For our customers looking for the best possible email deliverability, Nutshell supports a number of custom DNS records to enhance your email reputation. Here’s how to set it up, and what it all means.
Who this is for
This article is for customers who are already following our recommendations on email deliverability. To take advantage of the tools in this article, you will need the ability to add records to your domain’s name server or DNS. Often, your DNS server is provided by your domain registrar, e.g. GoDaddy or Namecheap.
Verify your email addresses and generate the necessary records
From the sender addresses section of your account, any admin can add an email address to be used for Nutshell Marketing messaging. Once the verification email is processed, the neccesary records for setting up DKIM, SPF, and custom email tracking domains in your DNS will be provided by clicking Configure next to the email addresses.
Personalize your Return-Path, DKIM, and SPF domains
Emails sent with Nutshell Marketing always come from your email address. But there are other email routing headers in the messages Nutshell sends which refer to our domain names and those of our infrastructure provider, Amazon Web Services (AWS). You may see these as depotstreetmail.com and amazonses.com.
One of the core features of Nutshell Marketing is that we receive the bounces to your marketing outreach and use them to keep your audience lists clean. To do this, even though messages are sent with a From address that belongs to you, we use a Return-Path header which instructs bounces to come to us. (Services like Mailchimp and Constant Contact use this same technique).
Nutshell supports personalizing this Return-Path, which also has the advantage of removing the “via amazonses.com” label in Gmail. (See the above screenshot). You can personalize your headers by contacting our team. Soon, we’ll add the ability to do this directly within Nutshell.
When you have personalized the Return-Path, you will also configure custom DKIM and SPF records. These are additional records which you place on your domain name, which authenticate messages sent by Nutshell, telling mail recipients that Nutshell Marketing is permitted to send email on your behalf.
When setting up these domains, you will be given an MX record for nutshell.yourdomain.com. This is what allows Nutshell to receive bounces, and does not change anything about your company’s main MX records or mail handling.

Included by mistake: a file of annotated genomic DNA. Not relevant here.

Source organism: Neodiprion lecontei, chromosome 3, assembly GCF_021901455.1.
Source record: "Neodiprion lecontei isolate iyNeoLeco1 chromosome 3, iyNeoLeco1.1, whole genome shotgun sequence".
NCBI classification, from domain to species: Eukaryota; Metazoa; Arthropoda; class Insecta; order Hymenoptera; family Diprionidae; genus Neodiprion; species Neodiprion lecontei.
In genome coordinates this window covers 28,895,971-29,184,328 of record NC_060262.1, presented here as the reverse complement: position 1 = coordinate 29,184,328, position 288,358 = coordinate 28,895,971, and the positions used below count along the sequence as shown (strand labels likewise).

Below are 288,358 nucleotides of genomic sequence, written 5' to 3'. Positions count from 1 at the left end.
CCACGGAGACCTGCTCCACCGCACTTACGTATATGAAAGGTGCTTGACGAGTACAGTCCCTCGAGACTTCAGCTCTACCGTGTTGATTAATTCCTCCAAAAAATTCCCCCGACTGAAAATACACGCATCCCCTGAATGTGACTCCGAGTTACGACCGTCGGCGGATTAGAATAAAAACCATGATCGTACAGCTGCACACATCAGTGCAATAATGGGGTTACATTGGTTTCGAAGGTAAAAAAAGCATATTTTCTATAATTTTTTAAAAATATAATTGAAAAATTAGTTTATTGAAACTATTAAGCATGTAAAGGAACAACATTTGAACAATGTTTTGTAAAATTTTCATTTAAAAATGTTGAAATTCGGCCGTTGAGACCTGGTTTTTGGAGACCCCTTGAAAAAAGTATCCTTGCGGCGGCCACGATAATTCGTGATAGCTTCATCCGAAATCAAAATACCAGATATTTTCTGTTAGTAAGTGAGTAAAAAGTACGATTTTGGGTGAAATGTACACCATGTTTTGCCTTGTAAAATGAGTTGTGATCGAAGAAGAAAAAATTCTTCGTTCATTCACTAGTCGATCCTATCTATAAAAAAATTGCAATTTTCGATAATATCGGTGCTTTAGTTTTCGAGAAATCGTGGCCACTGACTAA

Nutshell will provide you with all of the necessary domain names to ensure the above coverage. You will need to add all of the CNAME, TXT, and MX records that we provide to your domain name. If you can get logged in to Godaddy or your DNS management page, we’d be happy to screen share with you to sort this out!
What about DMARC?
DMARC is the strictest form of protection for messages sent by your domain. If you have set up a custom Return-Path, DKIM, and SPF, then the messages sent with Nutshell are considered “DMARC-aligned.”
If you already have DMARC enabled for your domain, then you must set up DKIM and SPF in Nutshell so that your messages reach your recipients’ inboxes. You can use a tool like MXToolbox to check if your domain has enabled DMARC.
You can choose to set up DMARC for your domain if you are certain that all other messages sent from your domain are also DMARC-aligned. This includes messages sent from systems like Zendesk or Wordpress which may send email on your behalf.
Custom email tracking domains
You can further personalize your Nutshell Marketing campaigns and protect your sender reputation with a custom link tracking domain.Normally, links in your messages sent with Nutshell Marketing look like `depotstreetmail.com/email/link/1234`—this allows Nutshell to track your recipients’ engagement.
With a custom tracking domain, these links will look like click.yourdomain.com/email/link/1234. This brings along the reputation of your domain to the emails that you send.
Nutshell will provide you with a record that points your domain to our services, secured via an SSL certificate that we manage.